CNBC's Sharon Epperson discusses the day's activity in the commodities markets and looks at where oil and precious metals are likely headed tomorrow.» Read More
Oil prices surged more than 3% on Thursday as the standoff over British sailors in Iranian custody and U.S. naval actions in the Gulf escalated supply concerns.
U.S. crude oil futures ended more than a dollar higher Wednesday as Iran's confrontation with Britain and the West helped lift prices along with a government report showing a surprise draw in U.S. crude inventories.
The U.S. Navy on Tuesday said it had no information to substantiate a market rumor that Iran had fired at a U.S. naval vessel in the Gulf.
Crude prices closed below $63 a barrel Monday, after setting a record for 2007, on growing tension between Iran and the West over Tehran's nuclear work and its capture last week of British servicemen.
Oil finished at a three-month high after Iran seized 15 British navy personnel, raising concerns about renewed tension between the oil producer and the West.
Oil jumped more that $2 a barrel after a sharp drop in U.S. gasoline stocks fuelled concerns of tight supplies ahead of the summer driving season in the world's biggest consumer.
The Organization of the Petroleum Exporting Countries aims to keep oil prices at a "reasonable" $50-$60 a barrel, a level that supports upstream investment and economic growth, the head of its research arm said on Thursday.
Oil prices rose after a big drop in gasoline supplies in top fuel consumer the United States raised worries of a crunch leading into the summer driving season.
Oil slipped on lingering concerns over the health of the global economy and expectations for a drawdown in U.S. gasoline stocks.
Crude oil prices rose moderately Monday -- but gasoline futures hit a seven-month high. Where are the raw and refined fuels headed this year? Two energy analysts had one answer for CNBC's Erin Burnett: up.
Oil futures swung through a wide range, under pressure ahead of the April contract's expiration on Tuesday.
Oil prices fell on Friday amid concerns about a slowdown in U.S. economic growth.
OPEC members have generally expressed satisfaction with their oil fetching around $60 a barrel in recent weeks and their decision to stick with the status quo reflected their desire to keep prices around that level.
Crude oil futures were steady after OPEC decided to keep production levels unchanged, with ministers vowing to press members to implement cuts agreed to since last autumn.
Bill Seidman, CNBC’s chief commentator, told “Morning Call” that OPEC’s decision to hold production at current levels is good news for the U.S. economy. The Organization of Petroleum Exporting Countries, the source of about a third of the world’s oil, had cut output by 1.7 million barrels a day. OPEC doesn’t plan to meet again until September.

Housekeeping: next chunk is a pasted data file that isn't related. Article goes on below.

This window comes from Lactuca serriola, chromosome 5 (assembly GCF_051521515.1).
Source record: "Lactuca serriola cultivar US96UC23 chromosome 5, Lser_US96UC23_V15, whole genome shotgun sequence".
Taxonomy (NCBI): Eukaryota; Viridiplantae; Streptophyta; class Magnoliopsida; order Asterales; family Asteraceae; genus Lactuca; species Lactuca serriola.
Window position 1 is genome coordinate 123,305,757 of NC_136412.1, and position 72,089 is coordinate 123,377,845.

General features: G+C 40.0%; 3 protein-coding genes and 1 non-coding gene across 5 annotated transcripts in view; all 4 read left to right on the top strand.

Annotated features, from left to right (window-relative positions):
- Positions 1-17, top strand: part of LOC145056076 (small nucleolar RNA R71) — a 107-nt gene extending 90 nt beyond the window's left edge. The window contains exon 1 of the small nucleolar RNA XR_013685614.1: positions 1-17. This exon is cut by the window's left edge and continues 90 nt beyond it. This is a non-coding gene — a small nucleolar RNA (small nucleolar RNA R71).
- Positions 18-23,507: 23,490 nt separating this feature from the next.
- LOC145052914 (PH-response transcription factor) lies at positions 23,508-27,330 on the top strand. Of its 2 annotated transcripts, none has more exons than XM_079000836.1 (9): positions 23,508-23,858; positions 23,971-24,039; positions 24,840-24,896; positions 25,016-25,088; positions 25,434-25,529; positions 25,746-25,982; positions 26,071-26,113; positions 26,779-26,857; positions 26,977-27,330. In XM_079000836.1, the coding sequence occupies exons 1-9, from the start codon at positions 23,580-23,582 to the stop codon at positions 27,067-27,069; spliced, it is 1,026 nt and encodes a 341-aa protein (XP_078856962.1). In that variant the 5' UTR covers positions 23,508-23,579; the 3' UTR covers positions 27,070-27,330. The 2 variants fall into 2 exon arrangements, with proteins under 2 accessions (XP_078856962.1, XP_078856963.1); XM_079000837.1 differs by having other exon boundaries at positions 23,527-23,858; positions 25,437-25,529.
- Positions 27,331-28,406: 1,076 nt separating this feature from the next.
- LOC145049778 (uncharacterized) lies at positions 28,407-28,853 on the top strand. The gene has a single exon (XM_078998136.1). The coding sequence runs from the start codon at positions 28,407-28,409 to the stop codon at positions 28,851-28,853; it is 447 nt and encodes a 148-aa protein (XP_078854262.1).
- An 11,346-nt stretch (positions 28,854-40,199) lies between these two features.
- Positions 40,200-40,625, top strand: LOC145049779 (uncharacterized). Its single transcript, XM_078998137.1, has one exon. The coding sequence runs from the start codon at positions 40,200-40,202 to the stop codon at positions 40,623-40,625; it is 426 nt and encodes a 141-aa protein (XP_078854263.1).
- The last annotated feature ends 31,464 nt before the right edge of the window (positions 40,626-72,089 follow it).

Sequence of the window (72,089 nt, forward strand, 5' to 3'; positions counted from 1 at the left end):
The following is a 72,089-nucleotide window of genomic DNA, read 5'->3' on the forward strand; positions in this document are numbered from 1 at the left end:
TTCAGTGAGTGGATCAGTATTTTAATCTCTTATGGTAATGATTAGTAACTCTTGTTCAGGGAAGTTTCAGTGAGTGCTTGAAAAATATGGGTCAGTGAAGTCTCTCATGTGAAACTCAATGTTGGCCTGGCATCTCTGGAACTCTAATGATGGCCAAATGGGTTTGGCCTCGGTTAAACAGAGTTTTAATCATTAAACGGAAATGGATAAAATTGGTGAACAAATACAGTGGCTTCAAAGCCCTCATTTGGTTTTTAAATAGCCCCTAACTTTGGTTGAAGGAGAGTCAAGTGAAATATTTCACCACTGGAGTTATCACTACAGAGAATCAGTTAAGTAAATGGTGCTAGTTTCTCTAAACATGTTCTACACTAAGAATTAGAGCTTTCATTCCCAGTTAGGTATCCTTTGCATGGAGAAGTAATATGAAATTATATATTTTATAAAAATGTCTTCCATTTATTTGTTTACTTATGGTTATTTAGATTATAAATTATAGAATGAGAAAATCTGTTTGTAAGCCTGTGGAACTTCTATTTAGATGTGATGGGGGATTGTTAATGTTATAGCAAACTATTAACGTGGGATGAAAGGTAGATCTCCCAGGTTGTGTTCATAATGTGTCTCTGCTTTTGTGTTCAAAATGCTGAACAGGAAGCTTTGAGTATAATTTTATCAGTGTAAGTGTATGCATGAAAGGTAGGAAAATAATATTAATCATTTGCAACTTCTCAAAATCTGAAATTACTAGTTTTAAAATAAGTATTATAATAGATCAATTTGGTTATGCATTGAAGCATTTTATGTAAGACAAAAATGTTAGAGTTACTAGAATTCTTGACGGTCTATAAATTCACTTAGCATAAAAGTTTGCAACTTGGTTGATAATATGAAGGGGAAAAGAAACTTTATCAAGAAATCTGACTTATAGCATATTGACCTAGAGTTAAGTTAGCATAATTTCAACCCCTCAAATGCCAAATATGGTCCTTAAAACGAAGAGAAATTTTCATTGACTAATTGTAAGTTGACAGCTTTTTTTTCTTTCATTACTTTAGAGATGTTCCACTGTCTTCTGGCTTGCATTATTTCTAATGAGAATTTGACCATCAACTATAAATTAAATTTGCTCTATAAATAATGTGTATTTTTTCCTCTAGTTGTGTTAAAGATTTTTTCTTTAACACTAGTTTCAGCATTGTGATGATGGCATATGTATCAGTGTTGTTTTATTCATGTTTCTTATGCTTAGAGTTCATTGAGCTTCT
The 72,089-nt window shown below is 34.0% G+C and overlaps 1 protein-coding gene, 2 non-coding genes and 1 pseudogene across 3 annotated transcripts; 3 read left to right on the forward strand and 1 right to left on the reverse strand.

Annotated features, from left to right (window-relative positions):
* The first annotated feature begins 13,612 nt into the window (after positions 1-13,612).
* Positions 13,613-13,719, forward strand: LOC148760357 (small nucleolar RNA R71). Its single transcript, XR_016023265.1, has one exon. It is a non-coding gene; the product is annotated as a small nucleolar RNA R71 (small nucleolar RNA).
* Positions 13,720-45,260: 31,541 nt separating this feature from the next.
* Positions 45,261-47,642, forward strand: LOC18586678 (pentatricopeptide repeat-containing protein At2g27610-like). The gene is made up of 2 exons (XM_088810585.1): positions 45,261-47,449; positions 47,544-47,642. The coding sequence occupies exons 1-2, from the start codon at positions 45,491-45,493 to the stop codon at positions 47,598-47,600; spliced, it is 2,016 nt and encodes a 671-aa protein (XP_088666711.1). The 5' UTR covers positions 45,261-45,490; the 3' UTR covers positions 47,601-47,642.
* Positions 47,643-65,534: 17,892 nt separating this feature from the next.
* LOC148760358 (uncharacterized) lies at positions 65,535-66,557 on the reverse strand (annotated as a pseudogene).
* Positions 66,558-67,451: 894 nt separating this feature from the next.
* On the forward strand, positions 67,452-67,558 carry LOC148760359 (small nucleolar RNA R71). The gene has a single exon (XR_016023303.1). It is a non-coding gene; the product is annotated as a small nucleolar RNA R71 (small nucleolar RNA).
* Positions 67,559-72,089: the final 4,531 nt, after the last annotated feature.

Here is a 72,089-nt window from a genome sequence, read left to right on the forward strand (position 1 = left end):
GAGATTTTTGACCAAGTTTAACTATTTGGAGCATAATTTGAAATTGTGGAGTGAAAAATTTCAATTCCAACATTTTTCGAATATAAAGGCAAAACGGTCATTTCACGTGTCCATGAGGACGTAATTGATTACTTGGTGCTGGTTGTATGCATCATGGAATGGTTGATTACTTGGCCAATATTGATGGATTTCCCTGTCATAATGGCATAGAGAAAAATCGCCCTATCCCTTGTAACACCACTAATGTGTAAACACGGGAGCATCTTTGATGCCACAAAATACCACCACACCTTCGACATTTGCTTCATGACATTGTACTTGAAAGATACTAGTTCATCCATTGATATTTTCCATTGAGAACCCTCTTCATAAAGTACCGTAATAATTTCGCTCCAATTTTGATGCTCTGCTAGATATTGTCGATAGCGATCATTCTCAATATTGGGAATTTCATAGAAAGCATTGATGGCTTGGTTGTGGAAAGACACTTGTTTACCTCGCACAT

Michael Lynch, president of Strategic Energy & Economic Research, told CNBC’s “Morning Call” that he expects weak demand to cut the price of a barrel of oil to the low $50s by the end of the year. But Kevin Lindemer, executive managing director of Global Energy Services, wasn’t quite so optimistic.
The Organisation of Petroleum Exporting Countries, source of more than a third of the world's oil, has already cut output by 1.7 million barrels a day at its previous two meetings. Prices rose modestly on Wednesday after U.S. inventory data revealed a further fall in U.S. gasoline stocks ahead of the approaching driving season. But gains were limited by a wave of selling across equity markets, where concerns the world economy could be weakening resurfaced after troubles in the U.S. mortgage markets.
CNBC’s Steve Sedgwick reports from Vienna that Iran’s oil minister took a “dovish” stance on production, as a confrontation between the United States and Iran over Tehran’s effort to develop nuclear weapons could create a “supply-side shock” in world oil markets.
Jerry Taylor, a senior fellow at the Cato Institute, told CNBC’s “Morning Call” that OPEC influences the price of oil, but can't determine it.“Prices are established by global supply and demand,” Taylor said Wednesday. “OPEC does not control global demand and is has a minority control over global supply. It influences prices, perhaps, but it certainly can’t establish prices. All they can affect is how much (member states) produce."
Oil stocks in industrialized nations may be headed for their biggest fall in more than 10 years as OPEC production cuts bite, the International Energy Agency said on Tuesday, building a case for more OPEC oil.